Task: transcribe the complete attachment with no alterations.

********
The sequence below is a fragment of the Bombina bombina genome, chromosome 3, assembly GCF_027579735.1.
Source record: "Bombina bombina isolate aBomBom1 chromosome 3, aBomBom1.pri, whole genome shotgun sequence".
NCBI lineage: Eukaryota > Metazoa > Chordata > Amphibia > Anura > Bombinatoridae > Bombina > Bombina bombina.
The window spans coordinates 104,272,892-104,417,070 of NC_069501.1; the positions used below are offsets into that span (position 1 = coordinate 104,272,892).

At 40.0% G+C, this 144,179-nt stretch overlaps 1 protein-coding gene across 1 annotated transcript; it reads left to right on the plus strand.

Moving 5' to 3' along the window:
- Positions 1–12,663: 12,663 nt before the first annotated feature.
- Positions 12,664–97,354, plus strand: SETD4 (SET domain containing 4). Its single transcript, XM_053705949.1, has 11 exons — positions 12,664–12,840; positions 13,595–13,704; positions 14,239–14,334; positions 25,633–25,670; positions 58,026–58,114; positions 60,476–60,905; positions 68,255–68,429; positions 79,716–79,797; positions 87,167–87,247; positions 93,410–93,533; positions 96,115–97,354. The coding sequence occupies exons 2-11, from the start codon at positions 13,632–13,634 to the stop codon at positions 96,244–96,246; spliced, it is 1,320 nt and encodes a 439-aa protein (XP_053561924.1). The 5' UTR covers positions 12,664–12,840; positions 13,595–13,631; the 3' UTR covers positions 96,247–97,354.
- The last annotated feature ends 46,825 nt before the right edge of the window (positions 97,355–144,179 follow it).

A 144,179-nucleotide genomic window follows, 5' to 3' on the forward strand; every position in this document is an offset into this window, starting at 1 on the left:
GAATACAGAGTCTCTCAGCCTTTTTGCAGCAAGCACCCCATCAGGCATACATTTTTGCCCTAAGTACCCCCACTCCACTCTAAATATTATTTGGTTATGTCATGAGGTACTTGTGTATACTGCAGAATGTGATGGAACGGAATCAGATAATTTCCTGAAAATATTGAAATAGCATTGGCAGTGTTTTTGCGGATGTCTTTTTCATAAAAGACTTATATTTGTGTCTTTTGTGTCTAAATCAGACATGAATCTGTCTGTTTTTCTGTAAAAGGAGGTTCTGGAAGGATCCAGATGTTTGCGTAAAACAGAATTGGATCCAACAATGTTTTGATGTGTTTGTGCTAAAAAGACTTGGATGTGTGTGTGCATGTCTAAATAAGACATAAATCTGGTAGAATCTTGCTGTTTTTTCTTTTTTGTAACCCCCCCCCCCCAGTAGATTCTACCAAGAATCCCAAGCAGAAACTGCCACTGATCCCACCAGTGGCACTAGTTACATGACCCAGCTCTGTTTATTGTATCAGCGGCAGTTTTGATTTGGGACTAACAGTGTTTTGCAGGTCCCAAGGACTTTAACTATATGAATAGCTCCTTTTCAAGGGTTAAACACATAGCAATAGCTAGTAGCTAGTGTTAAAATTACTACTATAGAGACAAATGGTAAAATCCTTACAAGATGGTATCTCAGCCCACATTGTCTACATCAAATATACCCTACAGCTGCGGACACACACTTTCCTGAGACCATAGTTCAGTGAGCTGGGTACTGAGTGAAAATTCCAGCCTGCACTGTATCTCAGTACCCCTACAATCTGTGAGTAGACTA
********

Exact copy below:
The sequence below is a fragment of the Bombina bombina genome, chromosome 3, assembly GCF_027579735.1.
Source record: "Bombina bombina isolate aBomBom1 chromosome 3, aBomBom1.pri, whole genome shotgun sequence".
NCBI lineage: Eukaryota > Metazoa > Chordata > Amphibia > Anura > Bombinatoridae > Bombina > Bombina bombina.
The window spans coordinates 104,272,892-104,417,070 of NC_069501.1; the positions used below are offsets into that span (position 1 = coordinate 104,272,892).

At 40.0% G+C, this 144,179-nt stretch overlaps 1 protein-coding gene across 1 annotated transcript; it reads left to right on the plus strand.

Moving 5' to 3' along the window:
- Positions 1–12,663: 12,663 nt before the first annotated feature.
- Positions 12,664–97,354, plus strand: SETD4 (SET domain containing 4). Its single transcript, XM_053705949.1, has 11 exons — positions 12,664–12,840; positions 13,595–13,704; positions 14,239–14,334; positions 25,633–25,670; positions 58,026–58,114; positions 60,476–60,905; positions 68,255–68,429; positions 79,716–79,797; positions 87,167–87,247; positions 93,410–93,533; positions 96,115–97,354. The coding sequence occupies exons 2-11, from the start codon at positions 13,632–13,634 to the stop codon at positions 96,244–96,246; spliced, it is 1,320 nt and encodes a 439-aa protein (XP_053561924.1). The 5' UTR covers positions 12,664–12,840; positions 13,595–13,631; the 3' UTR covers positions 96,247–97,354.
- The last annotated feature ends 46,825 nt before the right edge of the window (positions 97,355–144,179 follow it).

A 144,179-nucleotide genomic window follows, 5' to 3' on the forward strand; every position in this document is an offset into this window, starting at 1 on the left:
GAATACAGAGTCTCTCAGCCTTTTTGCAGCAAGCACCCCATCAGGCATACATTTTTGCCCTAAGTACCCCCACTCCACTCTAAATATTATTTGGTTATGTCATGAGGTACTTGTGTATACTGCAGAATGTGATGGAACGGAATCAGATAATTTCCTGAAAATATTGAAATAGCATTGGCAGTGTTTTTGCGGATGTCTTTTTCATAAAAGACTTATATTTGTGTCTTTTGTGTCTAAATCAGACATGAATCTGTCTGTTTTTCTGTAAAAGGAGGTTCTGGAAGGATCCAGATGTTTGCGTAAAACAGAATTGGATCCAACAATGTTTTGATGTGTTTGTGCTAAAAAGACTTGGATGTGTGTGTGCATGTCTAAATAAGACATAAATCTGGTAGAATCTTGCTGTTTTTTCTTTTTTGTAACCCCCCCCCCCCAGTAGATTCTACCAAGAATCCCAAGCAGAAACTGCCACTGATCCCACCAGTGGCACTAGTTACATGACCCAGCTCTGTTTATTGTATCAGCGGCAGTTTTGATTTGGGACTAACAGTGTTTTGCAGGTCCCAAGGACTTTAACTATATGAATAGCTCCTTTTCAAGGGTTAAACACATAGCAATAGCTAGTAGCTAGTGTTAAAATTACTACTATAGAGACAAATGGTAAAATCCTTACAAGATGGTATCTCAGCCCACATTGTCTACATCAAATATACCCTACAGCTGCGGACACACACTTTCCTGAGACCATAGTTCAGTGAGCTGGGTACTGAGTGAAAATTCCAGCCTGCACTGTATCTCAGTACCCCTACAATCTGTGAGTAGACTA